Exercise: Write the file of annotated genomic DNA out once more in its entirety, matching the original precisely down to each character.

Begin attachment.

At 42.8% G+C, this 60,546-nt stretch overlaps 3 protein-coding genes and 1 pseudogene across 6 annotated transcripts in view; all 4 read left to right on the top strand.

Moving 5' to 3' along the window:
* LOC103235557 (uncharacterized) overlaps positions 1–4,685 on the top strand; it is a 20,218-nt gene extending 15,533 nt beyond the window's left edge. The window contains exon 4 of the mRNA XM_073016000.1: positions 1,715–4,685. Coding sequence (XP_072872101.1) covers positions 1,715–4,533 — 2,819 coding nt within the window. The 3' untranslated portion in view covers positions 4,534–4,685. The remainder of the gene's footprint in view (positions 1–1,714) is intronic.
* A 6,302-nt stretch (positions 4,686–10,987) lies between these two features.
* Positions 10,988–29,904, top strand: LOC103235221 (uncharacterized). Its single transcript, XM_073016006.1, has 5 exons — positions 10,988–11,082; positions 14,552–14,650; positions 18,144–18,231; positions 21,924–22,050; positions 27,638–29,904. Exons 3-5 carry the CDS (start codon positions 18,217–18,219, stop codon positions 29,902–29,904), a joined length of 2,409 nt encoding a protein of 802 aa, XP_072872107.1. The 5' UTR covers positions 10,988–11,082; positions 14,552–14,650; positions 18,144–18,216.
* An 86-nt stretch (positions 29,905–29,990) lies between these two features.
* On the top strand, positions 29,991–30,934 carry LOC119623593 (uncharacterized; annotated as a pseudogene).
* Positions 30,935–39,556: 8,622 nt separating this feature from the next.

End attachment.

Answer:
At 42.8% G+C, this 60,546-nt stretch overlaps 3 protein-coding genes and 1 pseudogene across 6 annotated transcripts in view; all 4 read left to right on the top strand.

Moving 5' to 3' along the window:
* LOC103235557 (uncharacterized) overlaps positions 1–4,685 on the top strand; it is a 20,218-nt gene extending 15,533 nt beyond the window's left edge. The window contains exon 4 of the mRNA XM_073016000.1: positions 1,715–4,685. Coding sequence (XP_072872101.1) covers positions 1,715–4,533 — 2,819 coding nt within the window. The 3' untranslated portion in view covers positions 4,534–4,685. The remainder of the gene's footprint in view (positions 1–1,714) is intronic.
* A 6,302-nt stretch (positions 4,686–10,987) lies between these two features.
* Positions 10,988–29,904, top strand: LOC103235221 (uncharacterized). Its single transcript, XM_073016006.1, has 5 exons — positions 10,988–11,082; positions 14,552–14,650; positions 18,144–18,231; positions 21,924–22,050; positions 27,638–29,904. Exons 3-5 carry the CDS (start codon positions 18,217–18,219, stop codon positions 29,902–29,904), a joined length of 2,409 nt encoding a protein of 802 aa, XP_072872107.1. The 5' UTR covers positions 10,988–11,082; positions 14,552–14,650; positions 18,144–18,216.
* An 86-nt stretch (positions 29,905–29,990) lies between these two features.
* On the top strand, positions 29,991–30,934 carry LOC119623593 (uncharacterized; annotated as a pseudogene).
* Positions 30,935–39,556: 8,622 nt separating this feature from the next.